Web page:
While Andorra has its own ice rink, Liechtenstein, the other microstate participating in Füssen, hasn’t. Its players practise their ice hockey in neighboring countries Austria and Switzerland. Nor does Algeria. The players on its roster live in the diaspora and have Algerian roots and mainly developed their hockey skills abroad, like France or Great Britain. Unfortunately, Dundalk Ice Dome, the only regulation size Irish ice rink, closed a few years ago, in 2010. However, there is hope that a new ice rink will open in the future to give the program another boost. In the meantime, the Irish travel to neighbour Northern Ireland to hit the ice in Belfast. Portugal has had some temporary ice venues and developed its ice hockey program via inline hockey as did Colombia. However, the latter is making a lot of progress having participated several times in the Amerigol Cup in Florida winning the 2018 edition and recently participated in the Dallas Spring Classic, an event powered by NHL club Dallas Stars. In Fussen they showed their mastery of the game coming out on top with four wins and one tie winning the tournament.

Inspirer

Inspirer and organizer Guli, who is also president of the Irish Ice Hockey Association, is extremely satisfied with this third edition. “I conceived this tournament for national teams that for whatever reason cannot participate in the IIHF Ice Hockey World Championship program can still play the sport representing their respective countries on the international level and thus profile themselves as an ice hockey nation. The traditional ways of developing ice hockey don’t really work in these countries. The focus is on showing that these countries are involved in the sport of ice hockey and can use this event to promote the grassroots development of the sport in their country through their national senior men’s teams,” explains Guli.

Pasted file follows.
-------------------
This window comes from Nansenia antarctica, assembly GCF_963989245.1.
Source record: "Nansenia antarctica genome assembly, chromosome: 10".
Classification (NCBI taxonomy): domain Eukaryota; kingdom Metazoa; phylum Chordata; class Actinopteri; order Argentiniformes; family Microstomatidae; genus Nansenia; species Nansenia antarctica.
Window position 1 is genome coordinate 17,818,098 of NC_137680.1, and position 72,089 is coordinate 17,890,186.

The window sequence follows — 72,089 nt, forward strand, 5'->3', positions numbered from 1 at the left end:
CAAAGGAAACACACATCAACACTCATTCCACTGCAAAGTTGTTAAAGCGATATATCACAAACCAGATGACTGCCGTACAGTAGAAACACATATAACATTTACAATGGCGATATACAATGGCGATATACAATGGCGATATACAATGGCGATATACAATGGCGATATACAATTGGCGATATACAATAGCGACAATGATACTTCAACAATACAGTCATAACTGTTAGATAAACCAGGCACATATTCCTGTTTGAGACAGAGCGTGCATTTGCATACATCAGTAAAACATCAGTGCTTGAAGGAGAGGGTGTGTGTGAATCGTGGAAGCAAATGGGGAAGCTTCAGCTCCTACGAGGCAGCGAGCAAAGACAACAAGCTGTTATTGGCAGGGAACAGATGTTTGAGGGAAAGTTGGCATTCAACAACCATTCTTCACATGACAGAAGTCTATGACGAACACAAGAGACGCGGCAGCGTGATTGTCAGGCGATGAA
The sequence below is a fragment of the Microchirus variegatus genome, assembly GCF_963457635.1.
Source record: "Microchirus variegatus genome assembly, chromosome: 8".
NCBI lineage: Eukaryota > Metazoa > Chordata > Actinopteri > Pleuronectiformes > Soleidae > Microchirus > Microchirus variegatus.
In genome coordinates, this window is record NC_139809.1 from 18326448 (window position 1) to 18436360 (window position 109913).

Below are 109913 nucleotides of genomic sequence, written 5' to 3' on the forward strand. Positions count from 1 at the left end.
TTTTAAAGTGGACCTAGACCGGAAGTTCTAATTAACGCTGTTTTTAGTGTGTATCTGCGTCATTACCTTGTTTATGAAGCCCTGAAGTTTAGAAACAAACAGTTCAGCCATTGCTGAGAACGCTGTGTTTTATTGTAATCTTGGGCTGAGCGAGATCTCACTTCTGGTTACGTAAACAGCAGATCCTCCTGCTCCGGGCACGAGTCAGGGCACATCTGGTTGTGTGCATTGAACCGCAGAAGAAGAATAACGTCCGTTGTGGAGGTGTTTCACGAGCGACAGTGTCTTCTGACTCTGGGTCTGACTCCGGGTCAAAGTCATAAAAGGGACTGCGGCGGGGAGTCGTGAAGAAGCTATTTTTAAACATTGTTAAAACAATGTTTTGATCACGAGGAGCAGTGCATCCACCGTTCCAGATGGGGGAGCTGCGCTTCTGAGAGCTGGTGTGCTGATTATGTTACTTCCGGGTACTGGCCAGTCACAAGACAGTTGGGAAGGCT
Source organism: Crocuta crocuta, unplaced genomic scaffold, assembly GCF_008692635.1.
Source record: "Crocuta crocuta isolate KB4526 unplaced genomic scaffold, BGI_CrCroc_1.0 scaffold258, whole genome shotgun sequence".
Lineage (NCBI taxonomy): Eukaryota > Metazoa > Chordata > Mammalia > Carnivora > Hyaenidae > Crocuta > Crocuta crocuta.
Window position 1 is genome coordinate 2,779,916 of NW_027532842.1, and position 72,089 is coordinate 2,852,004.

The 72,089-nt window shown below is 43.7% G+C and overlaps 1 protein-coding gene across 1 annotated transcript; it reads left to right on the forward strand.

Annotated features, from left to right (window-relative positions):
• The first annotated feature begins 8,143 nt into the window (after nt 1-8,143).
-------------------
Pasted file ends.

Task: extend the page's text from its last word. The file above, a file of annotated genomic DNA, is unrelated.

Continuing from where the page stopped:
“This edition was a challenge, obviously with Covid. There was a two-year lay-off. The 3rd edition was originally scheduled for October 2021, but with the Delta variant peaking in that period the decision was made to postpone it until now. But I think it is a sign of resilience by everyone because of Covid and the long gap that there is even more interest as we have grown from four to six teams, and we have also more interest from other men’s teams, and we are even in discussions with the IIHF in holding a women’s edition as well.” 

At the upcoming IIHF Annual Congress Guli and his colleagues will have talks about the future. “We will be looking to take the 4th edition as the next step up. Every time we organize the Development Cup, we want to make it better every new edition. We were so pleased IIHF President Luc Tardif and General Secretary ad interim Gion Veraguth were present, as well as IIHF Council member and retiring German Ice Hockey Association President Franz Reindl. A sign the IIHF is committed to further support the Development Cup which will be massive for us. Mr. Tardif is a strong believer in development and him being present also sent a strong message to the participating teams.”